Culture and fundamentalism

Black-and-whiteThere is a proverb in Hindi, which translates to ‘knowledge spreads when shared’. Well, isn’t every culture a closed set of knowledge with its language, music, folk tales and values? Moreover, since cultures survive through ages, they go through a lot of trial and error conditioning. Mathematically speaking, cultures have a good amount of empirical backing. Cultures grow, by opening themselves up. Cultures evolve. And evolution seeks survival of the fittest.

Latin made way for Spanish, French & Italian. Germanic for German & English. Sanskrit’s legacy is equally glorious. In a nutshell – cultures are bigger than its protectors, and their evolution is an extremely complex process. Cultures needs to be protected by opening themselves up, and not how a goalkeeper protects his post.

Fundamentalists (of all types) tend to believe that cultures, or ideologies, are closed concepts. They aggravate when people question their beliefs. ‘Normal people’, on the other hand, follow their natural instincts, shift from one domain to the other, and, in the process of learning, facilitate involuntary knowledge sharing. Even liberals fall prey to the unnecessary rush to protect ones culture. There was a huge outcry on the learning of English in India during the 60’s. The leftist government in Bengal, in order to avoid imperialist invasion through language, deprived a whole generation of English. They realized their mistake, and an entire generation suffered. Without English, the young in Bengal lost access to higher education, and better employment opportunities.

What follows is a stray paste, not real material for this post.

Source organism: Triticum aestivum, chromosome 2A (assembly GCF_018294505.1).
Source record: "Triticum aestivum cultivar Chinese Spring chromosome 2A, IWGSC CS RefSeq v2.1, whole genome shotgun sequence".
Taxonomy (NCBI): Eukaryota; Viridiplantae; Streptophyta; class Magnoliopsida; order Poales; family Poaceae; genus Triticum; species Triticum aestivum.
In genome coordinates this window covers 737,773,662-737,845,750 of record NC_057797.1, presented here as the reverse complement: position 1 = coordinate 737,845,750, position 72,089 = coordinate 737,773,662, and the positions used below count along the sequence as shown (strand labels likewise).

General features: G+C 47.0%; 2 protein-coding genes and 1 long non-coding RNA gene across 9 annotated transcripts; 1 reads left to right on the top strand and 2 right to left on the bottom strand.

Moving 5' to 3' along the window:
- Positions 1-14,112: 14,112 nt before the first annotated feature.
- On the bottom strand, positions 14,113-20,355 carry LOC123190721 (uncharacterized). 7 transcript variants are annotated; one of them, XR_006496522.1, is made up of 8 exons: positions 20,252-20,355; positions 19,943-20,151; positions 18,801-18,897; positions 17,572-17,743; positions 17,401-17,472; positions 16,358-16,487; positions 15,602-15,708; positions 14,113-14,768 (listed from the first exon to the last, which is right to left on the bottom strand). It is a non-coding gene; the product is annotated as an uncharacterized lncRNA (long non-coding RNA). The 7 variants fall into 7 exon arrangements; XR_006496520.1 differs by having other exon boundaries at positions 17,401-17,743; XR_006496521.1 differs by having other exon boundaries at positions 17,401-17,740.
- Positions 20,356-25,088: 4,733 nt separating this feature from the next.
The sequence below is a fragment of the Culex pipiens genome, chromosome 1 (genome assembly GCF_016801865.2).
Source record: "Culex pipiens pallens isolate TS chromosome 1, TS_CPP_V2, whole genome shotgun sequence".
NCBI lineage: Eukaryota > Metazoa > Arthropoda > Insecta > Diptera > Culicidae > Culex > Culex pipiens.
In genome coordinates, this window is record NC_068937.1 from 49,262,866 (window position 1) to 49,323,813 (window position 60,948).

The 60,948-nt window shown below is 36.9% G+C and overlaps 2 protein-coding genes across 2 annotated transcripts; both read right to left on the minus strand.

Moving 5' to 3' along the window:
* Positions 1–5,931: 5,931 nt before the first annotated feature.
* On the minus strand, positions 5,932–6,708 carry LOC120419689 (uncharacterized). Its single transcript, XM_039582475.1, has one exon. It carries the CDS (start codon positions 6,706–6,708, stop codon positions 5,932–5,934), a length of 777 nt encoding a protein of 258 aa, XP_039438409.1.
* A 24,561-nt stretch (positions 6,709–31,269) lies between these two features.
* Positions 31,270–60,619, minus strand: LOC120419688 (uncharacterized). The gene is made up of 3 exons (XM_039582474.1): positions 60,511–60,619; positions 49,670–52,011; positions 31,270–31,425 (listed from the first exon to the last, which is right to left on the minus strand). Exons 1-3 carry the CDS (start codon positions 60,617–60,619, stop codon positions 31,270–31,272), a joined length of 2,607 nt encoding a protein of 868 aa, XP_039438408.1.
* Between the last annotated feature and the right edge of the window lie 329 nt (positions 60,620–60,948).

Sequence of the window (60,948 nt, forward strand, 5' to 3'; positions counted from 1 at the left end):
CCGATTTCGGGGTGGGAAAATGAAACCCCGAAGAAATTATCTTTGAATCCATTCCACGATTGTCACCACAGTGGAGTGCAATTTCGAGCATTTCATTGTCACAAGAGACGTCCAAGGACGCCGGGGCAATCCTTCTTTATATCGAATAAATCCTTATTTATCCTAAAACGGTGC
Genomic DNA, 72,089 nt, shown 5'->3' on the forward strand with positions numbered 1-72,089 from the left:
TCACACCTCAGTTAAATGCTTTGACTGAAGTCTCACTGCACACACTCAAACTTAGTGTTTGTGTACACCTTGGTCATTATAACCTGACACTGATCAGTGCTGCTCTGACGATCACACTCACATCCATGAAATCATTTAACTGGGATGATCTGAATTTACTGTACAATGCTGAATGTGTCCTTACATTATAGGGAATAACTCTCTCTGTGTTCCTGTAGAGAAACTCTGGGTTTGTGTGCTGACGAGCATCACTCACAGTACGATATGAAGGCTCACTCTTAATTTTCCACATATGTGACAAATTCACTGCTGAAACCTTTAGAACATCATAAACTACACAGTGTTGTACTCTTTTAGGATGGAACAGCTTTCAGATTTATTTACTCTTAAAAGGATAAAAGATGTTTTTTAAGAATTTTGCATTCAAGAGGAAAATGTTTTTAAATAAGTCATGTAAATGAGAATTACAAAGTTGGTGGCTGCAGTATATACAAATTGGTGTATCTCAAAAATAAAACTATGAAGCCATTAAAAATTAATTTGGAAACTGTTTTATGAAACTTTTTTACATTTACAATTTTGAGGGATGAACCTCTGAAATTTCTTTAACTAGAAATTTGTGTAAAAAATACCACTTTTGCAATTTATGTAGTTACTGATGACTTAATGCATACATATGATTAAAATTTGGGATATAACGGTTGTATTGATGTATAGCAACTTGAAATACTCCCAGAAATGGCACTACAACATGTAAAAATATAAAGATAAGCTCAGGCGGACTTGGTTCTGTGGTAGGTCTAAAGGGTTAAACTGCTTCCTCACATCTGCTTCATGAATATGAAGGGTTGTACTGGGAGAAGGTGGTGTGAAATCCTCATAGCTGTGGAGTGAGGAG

Similarly, discouraging inter-caste and inter-religion marriages on grounds of ‘protecting one’s culture’ is ridiculous at multiple levels. It is like Bangla submitting itself to English and accepting defeat. When two cultures meet, it is a win-win situation for both. Remember the great cultural reform of Bengal happened due to the heavy collaboration between Bengali and the British. Cultures don’t compete. They collaborate. Competition is a relatively new concept. It’s a byproduct of modernity – where the natural selection process of evolution is distorted and made mockery of. Cultures are powerful entities, and automatically gain from disorder. The very fact that they have survived longer than their protectors is a testament for that.

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2 responses to “Culture and fundamentalism

  1. Those who try to protect a culture hurt it the most. History proves this.

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